Food waste probably isn't the first or even second image conjured when we consider our impact on the environment and climate change, but perhaps it should be. The sheer volume of food tossed away is dispiriting -- 119 billion pounds per year in the US alone -- and results in more greenhouse gasses emitted and food resources wasted. But Mill, a membership-based food disposal system developed by Google Nest co-founder Matt Rogers, is looking to flip the script.
Just don't call it a compost bin.
Mill is an electric kitchen waste bin that shrinks and de-stinks typical kitchen food scraps in the span of several hours, turning them into usable food grounds. Those grounds are returned to Mill, processed into chicken feed and dispersed to farms. (Hey, maybe this will finally bring down those egg prices.) The idea is to keep food out of landfills, where it produces harmful greenhouse gas, and also to recirculate it back into the system so the totality of what's produced goes further.
Read more: Lomi Countertop Composter Review: An Easy, Clean Way to Compost at Home
"Food in landfills is one of the most solvable climate problems facing us today," Mill co-founder and president Harry Tannenbaum said in a release announcing the launch last week. "At Mill, we're building a pathway to connect what people can't eat at home with farms that benefit from a more sustainable feed ingredient."
How the Mill kitchen bin system works
Got a surplus of scraps and uneaten food? Of course you do. Chuck them in the Mill kitchen bin, and overnight, Mill breaks down food scraps and turns them into condensed, usable grounds. You can monitor the progress from your mobile app or visually. When the bin starts to fill up, empty the bucket into a prepaid shipping box and send your grounds back to Mill.
A big draw is that you can mill just any food, including some that aren't suitable for composting, such as meat, dairy and cooked foods. Mill is also intended to remove the odor from discarded food as it breaks down, leaving you with something that more closely resembles crumbly soil than funky compost.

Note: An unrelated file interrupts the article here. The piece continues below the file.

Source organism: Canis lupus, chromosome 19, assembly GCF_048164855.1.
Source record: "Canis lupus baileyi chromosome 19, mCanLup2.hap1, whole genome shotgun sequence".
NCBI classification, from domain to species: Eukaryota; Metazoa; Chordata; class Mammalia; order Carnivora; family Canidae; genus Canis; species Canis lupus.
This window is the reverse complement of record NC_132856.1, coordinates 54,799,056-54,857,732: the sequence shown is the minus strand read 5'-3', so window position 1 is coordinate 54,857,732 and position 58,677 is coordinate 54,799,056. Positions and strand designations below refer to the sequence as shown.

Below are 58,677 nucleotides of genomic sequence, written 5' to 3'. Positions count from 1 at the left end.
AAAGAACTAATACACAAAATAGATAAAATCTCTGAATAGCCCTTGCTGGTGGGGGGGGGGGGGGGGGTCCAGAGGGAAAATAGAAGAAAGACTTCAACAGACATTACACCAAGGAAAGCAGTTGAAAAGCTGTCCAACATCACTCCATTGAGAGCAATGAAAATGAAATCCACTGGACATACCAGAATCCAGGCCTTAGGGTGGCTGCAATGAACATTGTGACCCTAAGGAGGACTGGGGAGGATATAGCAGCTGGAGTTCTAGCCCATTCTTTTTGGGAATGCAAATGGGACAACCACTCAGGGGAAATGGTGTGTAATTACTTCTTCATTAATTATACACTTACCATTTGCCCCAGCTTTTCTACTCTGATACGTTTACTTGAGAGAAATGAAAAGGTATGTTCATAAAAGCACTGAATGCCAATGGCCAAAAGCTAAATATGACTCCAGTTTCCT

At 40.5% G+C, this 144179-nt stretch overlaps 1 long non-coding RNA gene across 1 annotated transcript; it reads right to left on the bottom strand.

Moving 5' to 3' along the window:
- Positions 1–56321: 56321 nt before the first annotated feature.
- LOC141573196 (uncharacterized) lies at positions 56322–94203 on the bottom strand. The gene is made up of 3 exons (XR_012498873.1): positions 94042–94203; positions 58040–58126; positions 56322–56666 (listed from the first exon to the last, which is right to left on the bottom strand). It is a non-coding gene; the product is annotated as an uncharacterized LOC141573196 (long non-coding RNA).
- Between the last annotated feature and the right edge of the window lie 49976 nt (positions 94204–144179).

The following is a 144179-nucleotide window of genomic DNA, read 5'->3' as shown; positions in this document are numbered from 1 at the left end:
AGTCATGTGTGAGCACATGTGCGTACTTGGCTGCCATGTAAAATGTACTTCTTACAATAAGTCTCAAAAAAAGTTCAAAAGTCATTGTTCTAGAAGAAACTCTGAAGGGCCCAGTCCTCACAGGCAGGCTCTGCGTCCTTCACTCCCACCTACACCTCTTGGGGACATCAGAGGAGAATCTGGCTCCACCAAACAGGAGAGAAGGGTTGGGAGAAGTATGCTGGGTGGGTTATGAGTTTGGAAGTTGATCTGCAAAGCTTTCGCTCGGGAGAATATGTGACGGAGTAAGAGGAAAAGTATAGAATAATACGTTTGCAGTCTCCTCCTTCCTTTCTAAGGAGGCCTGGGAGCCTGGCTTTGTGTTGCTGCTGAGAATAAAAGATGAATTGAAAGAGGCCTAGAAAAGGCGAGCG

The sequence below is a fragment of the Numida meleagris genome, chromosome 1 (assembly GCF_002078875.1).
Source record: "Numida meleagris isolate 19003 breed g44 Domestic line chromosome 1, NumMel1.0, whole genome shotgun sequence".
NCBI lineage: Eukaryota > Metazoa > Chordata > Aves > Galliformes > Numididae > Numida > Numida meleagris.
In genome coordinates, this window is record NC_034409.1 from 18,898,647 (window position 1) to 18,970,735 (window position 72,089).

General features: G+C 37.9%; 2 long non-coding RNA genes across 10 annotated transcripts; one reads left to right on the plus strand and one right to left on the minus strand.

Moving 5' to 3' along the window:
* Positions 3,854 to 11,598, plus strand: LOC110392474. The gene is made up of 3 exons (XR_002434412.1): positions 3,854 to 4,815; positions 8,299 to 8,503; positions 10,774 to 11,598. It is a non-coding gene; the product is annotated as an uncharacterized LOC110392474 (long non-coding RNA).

In theory, if you wanted to use the grounds in your garden, you can. But Mill doesn't produce nutrient-rich compost; rather it produces food that's been dried out and ground down. Would-be composters would need to rewet the material before use, and it still may not deliver the same results as traditional compost. Plus, any food not typically suitable for compost -- dairy, oil, meat -- could have adverse effects on your radishes and rhododendron.
You'll pay $33 a month to help the planet
This part that may give pause to those looking to employ this otherwise sound and sustainable system. While the device itself has no upfront cost, Mill carries a $33 a month subscription fee when you pay for a year in advance -- $396 total. This covers the bin, shipping boxes and delivery cost back to Mill for processing, but it's a hefty price for something with no immediate or tangible benefits. Go month-to-month, and Mill will cost you $45 a month, plus $75 upfront to have the bin shipped.
For existing composters or those looking to start, Mill likely won't make much sense, since you already have a solution for food waste that costs nothing and benefits your garden. For those who can't compost or have no use for it, Mill presents an eco-friendly option for minimizing that pesky carbon footprint and reducing food waste.
Mill is currently accepting memberships. Spots are "limited," according to the website. We plan to test the new kitchen bin and will issue a full take once we do.
Food waste's environmental cost
According to data from the Environmental Protection Agency, food waste is the single most common material landfilled and incinerated in the US, comprising 24% of landfilled waste and 22% of combusted municipal solid waste. All those food scraps in the landfill result in some ugly emissions, including carbon dioxide and methane gas. This uneaten food means wasted resources, too, including agricultural, water, land, pesticides, fertilizers and energy.
If you're interested in composting, we've got a step-by-step guide for building a worm farm -- it's less gross than you think, and has a lot of benefits.